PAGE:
Should You File an Incident Report in an Arizona Premises Liability Case?

You may be leery of filing an incident report after a property owner’s negligence causes you any kind of an injury. After all, you’re smart enough to know that anything you put in writing can be used against you. So, in these cases, what Arizona premises liability case says? Let’s discuss it.

Yet reporting your injury to the premises owner is one of the first steps you can take to give your claim legitimacy, especially if there aren’t any witnesses to your slip and fall who can verify your story later. 

Why are incident reports important?

An incident report serves as an effective piece of evidence because it’s a form of official documentation. It’s also effective because you’re capturing the details of the incident immediately when they’re fresh. 

They’re also a form of evidence you can count on. You might hope a store’s video surveillance system has captured your fall, but you probably won’t be surprised to learn that footage often gets erased before personal injury attorneys can get to it.

What’s the best way to fill out an incident report?

The trick will be to fill out these forms as accurately as possible, with as much detail as possible, without admitting any liability of your own. You’ll also want to spend a lot of time documenting how the accident occurred. 

Be matter-of-fact, be factual, and be unemotional. Remember that this is a document that could be shown or read aloud in court someday.

Note, you don’t need a form to write out an incident report. You can just write the report on a piece of paper, sign it, and retain a copy for yourself after you give a copy of the report to the appropriate party. An incident report should include the date and time.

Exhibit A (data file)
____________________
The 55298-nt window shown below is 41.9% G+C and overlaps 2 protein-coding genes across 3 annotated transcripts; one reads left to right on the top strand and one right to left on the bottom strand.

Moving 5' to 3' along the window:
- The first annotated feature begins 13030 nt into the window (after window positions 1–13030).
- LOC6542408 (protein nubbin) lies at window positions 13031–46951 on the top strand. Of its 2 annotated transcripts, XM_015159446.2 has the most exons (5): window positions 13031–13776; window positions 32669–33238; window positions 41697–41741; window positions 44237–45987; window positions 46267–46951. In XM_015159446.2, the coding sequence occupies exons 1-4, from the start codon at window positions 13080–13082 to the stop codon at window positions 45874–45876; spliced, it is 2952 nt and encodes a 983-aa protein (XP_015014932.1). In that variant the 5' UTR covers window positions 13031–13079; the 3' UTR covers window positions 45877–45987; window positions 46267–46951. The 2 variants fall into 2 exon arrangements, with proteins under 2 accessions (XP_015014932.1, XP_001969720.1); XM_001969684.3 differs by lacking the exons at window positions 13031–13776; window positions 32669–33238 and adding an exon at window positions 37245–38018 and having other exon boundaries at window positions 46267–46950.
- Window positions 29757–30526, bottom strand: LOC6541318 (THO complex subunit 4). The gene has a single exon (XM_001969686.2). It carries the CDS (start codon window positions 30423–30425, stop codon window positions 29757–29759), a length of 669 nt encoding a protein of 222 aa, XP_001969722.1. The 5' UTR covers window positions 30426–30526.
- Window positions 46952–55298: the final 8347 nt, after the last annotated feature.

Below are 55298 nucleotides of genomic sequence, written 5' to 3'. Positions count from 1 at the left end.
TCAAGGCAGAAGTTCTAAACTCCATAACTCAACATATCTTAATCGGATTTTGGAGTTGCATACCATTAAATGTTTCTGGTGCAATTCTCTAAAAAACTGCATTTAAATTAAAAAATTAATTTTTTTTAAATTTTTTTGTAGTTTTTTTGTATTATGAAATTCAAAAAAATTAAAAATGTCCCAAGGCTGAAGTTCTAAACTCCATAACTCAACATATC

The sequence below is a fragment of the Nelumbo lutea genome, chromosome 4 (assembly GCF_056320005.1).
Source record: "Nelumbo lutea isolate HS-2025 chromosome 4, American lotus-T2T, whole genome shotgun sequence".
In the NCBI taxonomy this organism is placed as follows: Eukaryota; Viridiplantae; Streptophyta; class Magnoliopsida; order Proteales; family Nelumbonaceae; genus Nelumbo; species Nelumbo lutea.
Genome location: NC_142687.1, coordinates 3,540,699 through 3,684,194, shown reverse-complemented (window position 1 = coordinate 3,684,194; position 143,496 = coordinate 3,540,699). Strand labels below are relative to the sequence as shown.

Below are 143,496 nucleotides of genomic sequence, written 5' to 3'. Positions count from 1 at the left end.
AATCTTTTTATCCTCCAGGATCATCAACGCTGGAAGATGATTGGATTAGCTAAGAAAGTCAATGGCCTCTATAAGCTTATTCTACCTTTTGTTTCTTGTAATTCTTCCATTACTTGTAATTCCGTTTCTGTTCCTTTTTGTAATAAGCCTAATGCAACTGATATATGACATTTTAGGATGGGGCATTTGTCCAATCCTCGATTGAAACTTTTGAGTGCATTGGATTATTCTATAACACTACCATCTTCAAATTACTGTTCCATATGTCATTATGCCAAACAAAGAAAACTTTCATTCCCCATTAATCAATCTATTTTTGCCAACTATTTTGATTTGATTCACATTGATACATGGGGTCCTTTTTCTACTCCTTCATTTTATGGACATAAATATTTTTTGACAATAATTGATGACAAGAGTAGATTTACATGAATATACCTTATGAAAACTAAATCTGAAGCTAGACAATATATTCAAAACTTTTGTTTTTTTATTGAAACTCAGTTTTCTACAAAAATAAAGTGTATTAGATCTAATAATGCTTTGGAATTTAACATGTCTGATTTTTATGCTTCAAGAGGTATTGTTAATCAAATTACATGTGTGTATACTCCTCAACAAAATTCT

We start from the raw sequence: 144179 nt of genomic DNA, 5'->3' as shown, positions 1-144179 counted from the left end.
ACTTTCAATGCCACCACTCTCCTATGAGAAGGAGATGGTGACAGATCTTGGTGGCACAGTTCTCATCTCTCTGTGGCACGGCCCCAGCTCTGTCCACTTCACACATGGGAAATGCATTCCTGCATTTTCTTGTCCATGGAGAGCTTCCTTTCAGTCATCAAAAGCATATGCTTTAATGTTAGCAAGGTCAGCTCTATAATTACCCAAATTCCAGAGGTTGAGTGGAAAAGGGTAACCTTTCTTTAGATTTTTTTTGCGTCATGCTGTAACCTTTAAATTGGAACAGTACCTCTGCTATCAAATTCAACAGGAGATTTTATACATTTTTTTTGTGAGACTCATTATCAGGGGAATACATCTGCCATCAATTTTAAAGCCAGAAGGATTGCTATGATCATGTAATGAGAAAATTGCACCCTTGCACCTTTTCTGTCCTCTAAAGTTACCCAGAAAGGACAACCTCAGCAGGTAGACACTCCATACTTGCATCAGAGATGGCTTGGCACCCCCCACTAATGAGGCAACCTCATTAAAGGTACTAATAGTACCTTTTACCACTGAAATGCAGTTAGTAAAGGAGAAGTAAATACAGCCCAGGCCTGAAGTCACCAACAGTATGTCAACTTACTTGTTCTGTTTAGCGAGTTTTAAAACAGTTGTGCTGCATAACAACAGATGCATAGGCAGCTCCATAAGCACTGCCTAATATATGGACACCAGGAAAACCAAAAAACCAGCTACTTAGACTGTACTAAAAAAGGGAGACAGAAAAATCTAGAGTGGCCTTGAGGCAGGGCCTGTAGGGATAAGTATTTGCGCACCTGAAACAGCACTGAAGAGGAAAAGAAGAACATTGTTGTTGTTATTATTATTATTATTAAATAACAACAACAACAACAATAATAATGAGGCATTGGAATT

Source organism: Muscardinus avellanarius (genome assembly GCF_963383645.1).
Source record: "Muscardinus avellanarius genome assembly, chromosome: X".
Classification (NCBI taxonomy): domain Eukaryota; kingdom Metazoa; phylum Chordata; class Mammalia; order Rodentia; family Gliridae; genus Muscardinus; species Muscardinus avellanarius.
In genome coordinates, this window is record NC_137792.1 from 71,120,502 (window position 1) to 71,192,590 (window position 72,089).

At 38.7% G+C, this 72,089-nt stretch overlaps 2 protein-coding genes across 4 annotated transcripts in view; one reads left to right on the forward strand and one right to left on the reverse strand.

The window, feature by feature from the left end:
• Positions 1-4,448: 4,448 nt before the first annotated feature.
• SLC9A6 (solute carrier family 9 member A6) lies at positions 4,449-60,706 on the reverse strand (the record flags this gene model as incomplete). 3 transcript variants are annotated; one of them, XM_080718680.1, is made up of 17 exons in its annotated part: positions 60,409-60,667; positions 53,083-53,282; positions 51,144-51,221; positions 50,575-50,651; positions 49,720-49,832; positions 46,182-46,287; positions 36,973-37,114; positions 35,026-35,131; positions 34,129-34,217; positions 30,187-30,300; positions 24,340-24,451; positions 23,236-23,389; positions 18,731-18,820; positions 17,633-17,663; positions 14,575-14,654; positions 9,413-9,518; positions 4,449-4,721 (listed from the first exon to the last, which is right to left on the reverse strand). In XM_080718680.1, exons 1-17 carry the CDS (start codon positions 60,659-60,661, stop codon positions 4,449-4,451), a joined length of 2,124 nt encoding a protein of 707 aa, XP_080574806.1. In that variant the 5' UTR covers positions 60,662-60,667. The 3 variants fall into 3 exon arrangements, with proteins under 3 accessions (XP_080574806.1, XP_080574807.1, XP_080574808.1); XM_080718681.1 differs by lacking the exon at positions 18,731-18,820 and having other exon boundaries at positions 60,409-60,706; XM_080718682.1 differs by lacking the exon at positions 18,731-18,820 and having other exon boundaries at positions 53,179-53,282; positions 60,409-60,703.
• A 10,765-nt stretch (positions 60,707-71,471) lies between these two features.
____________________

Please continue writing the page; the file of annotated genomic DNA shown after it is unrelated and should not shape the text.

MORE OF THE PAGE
Document the location, names, and contact information for all parties who were witnesses to the incident and yourself, events leading up to the incident, conditions inside and outside on the day of the incident, how you came to slip, fall, or get hurt, and the specific injuries that you took. 

If you saw damage or hazards that contributed to your injuries you should document those as well. 

Try to ensure your narrative is as coherent as possible. 

Avoid Verbal Statements

Both the insurance adjuster and the store owner may ask you to give a verbal statement, but you should refrain. It’s easier to control the content of a written statement. You can read back over it and edit it if you accidentally say something you shouldn’t.

By contrast, insurance adjusters are trained to ask leading questions that can create problems for your case. Giving a verbal statement to a store or business owner runs the risk that these individuals will misrepresent what you say later. 

If either party insists you should get an attorney as quickly as possible, and refer them to your attorney for all necessary conversations.

Need help? Reach out to our office to schedule a consultation today.